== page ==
« Last Edit: February 10, 2018, 05:04:58 PM by narvin »
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Offline dmtaylor

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Re: Does yeast in suspension effect hydrometer reading
« Reply #50 on: February 10, 2018, 05:04:06 PM »
Suspended solids of large size fall out pretty quickly, though.  I'm more interested in the effect of something that can stay in suspension after 24 hours of chilling.

Way too small to measure is my guess.  Doesn't even warrant an xbmt in the opinion of yours truly.
Dave

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Offline klickitat jim

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Re: Does yeast in suspension effect hydrometer reading
« Reply #51 on: February 10, 2018, 05:05:34 PM »

People can believe whatever they want. In my brewery, suspended solids effect the hydrometer reading.



It's not that I don't believe you.  Just trying to figure out how much these tests relate to actual brewing conditions.

How does a fresh sample from the fermenter compare to a sample that has crash cooled for 24 hours?
Simple way to know. Measure both.

I was unaware that suspended solids did this. Then last week I heard Palmer say that he was working on figuring out NE IPAs. He tested water with starch in suspension and it read 1.010, but 1.000 after it settled to the bottom.

Sometimes I take readings during fermentation to determine rate of fermentation, and ADF to determine when to increase temp. Those samples can be quite full of suspended solids. So the hydrometer reading can't be relied on. I'm finding that a better method is to pull a tiny sample, which chills and settled faster, and take a refractometer reading and use a calculator to adjust for alcohol.

Suspended solids of large size fall out pretty quickly, though.  I'm more interested in the effect of something that can stay in suspension after 24 hours of chilling.
Agreed. Like polyphenols... they can be filtered/centrifuged out, so they're not in "solution". I don't have the equipment to really test that. But at this point, I'm going with they "probably" have some effect.

Offline erockrph

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Re: Does yeast in suspension effect hydrometer reading
« Reply #52 on: February 10, 2018, 05:35:01 PM »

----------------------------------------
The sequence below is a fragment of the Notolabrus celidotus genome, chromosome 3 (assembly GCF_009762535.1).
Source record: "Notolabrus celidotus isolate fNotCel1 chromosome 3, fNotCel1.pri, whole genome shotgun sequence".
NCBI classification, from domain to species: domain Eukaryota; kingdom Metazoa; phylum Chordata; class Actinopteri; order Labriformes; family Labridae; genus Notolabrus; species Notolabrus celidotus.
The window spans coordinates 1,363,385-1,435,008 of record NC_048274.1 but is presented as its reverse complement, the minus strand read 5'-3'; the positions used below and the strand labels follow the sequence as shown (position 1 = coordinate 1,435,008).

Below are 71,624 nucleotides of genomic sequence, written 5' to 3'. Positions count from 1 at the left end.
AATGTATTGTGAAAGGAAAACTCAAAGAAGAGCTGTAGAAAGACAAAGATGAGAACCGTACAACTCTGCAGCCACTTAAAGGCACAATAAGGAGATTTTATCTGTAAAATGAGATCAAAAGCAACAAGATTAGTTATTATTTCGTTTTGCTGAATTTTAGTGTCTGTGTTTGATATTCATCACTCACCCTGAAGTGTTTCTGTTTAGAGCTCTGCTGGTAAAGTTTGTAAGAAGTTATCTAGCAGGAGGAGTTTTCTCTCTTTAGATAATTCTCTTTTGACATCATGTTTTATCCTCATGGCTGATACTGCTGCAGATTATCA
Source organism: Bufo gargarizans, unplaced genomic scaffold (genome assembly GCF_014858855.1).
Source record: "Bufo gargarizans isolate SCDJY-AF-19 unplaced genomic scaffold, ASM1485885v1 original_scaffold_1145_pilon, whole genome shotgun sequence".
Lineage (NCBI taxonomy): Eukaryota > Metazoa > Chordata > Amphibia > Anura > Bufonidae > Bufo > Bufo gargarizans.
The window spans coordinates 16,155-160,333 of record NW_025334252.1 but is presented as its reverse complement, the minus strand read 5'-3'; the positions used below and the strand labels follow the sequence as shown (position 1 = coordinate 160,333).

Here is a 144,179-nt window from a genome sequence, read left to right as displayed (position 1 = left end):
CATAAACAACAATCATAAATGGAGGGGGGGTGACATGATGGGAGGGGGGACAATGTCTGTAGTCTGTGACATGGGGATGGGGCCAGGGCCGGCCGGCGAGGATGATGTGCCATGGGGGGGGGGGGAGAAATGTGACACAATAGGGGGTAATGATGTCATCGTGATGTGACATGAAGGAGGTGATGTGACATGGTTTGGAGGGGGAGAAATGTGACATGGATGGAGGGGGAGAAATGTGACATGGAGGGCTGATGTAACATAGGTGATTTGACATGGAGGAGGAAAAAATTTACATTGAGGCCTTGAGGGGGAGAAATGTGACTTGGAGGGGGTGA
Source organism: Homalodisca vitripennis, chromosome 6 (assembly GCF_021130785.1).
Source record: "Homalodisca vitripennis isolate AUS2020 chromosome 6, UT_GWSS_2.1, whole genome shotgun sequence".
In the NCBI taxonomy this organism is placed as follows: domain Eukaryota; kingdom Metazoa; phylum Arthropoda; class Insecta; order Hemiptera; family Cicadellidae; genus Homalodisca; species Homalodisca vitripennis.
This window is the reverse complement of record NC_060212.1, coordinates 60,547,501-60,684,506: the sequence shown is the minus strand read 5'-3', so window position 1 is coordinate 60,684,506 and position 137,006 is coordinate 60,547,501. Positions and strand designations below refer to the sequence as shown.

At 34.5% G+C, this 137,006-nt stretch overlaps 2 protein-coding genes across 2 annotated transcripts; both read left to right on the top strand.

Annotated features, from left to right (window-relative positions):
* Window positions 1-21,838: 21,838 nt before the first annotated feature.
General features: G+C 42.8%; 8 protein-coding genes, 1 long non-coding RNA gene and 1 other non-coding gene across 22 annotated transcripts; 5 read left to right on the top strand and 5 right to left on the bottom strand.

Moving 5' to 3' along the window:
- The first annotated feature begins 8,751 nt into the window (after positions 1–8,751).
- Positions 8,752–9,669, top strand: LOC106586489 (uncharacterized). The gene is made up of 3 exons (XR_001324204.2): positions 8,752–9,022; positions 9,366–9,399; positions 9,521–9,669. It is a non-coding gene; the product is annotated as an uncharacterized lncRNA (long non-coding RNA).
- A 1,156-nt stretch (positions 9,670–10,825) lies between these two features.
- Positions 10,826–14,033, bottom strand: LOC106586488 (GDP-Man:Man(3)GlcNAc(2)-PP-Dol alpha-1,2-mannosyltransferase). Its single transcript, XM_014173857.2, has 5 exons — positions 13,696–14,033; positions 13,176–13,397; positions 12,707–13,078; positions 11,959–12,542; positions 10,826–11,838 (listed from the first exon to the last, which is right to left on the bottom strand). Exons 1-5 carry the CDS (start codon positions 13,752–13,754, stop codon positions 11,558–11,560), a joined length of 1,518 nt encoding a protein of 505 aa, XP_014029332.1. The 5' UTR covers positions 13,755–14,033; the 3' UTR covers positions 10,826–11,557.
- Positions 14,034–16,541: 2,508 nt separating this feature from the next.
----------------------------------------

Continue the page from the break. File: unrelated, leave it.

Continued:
So, does this mean that we have been underestimating the attenuation of hefe's and witbiers? Is a hazy beer actually more attenuated than calculated? Interesting food for thought here.
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Offline klickitat jim

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Re: Does yeast in suspension effect hydrometer reading
« Reply #53 on: February 10, 2018, 05:40:09 PM »
Maybe, and probably

Offline dmtaylor

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Re: Does yeast in suspension effect hydrometer reading
« Reply #54 on: February 10, 2018, 05:42:25 PM »
Probably not, unless EXTREMELY murky.
Dave

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Offline klickitat jim

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Re: Does yeast in suspension effect hydrometer reading
« Reply #55 on: February 10, 2018, 05:53:07 PM »
Depends on how much effect is important to you. Would there be ANY effect? Probably. Enough to matter to you? Depends, I don't know what that would be.

Offline charles1968

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Re: Does yeast in suspension effect hydrometer reading
« Reply #56 on: February 10, 2018, 07:27:33 PM »
This makes me wonder if bubbles of gas can have the opposite effect. The reason fermenting beer has a lot of suspended matter is that hundreds of CO2 bubbles are rising through the liquid and creating currents, a bit like convection currents. Is there enough gaseous CO2 (as opposed to dissolved CO2) to lower the gravity and cancel out the effect of sediment raising gravity?

Offline erockrph

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Re: Does yeast in suspension effect hydrometer reading
« Reply #57 on: February 10, 2018, 07:45:25 PM »
This makes me wonder if bubbles of gas can have the opposite effect. The reason fermenting beer has a lot of suspended matter is that hundreds of CO2 bubbles are rising through the liquid and creating currents, a bit like convection currents. Is there enough gaseous CO2 (as opposed to dissolved CO2) to lower the gravity and cancel out the effect of sediment raising gravity?

I've always tried my best to knock the carbonation out of gravity samples for just this reason.
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Offline klickitat jim

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Re: Does yeast in suspension effect hydrometer reading
« Reply #58 on: February 10, 2018, 08:00:19 PM »
Seems like gas bubbles would lift the hydrometer not pull it down

Offline Robert

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Re: Does yeast in suspension effect hydrometer reading
« Reply #59 on: February 10, 2018, 08:14:06 PM »
Seems like gas bubbles would lift the hydrometer not pull it down
Yep, that's what they do.  They're antipoodles: they are distributed through the volume, and do lower the AVERAGE density of the whole container load of stuff, but like regular poodles, they lift the hydro, often significantly.  You can give it a good spin and detach most of them.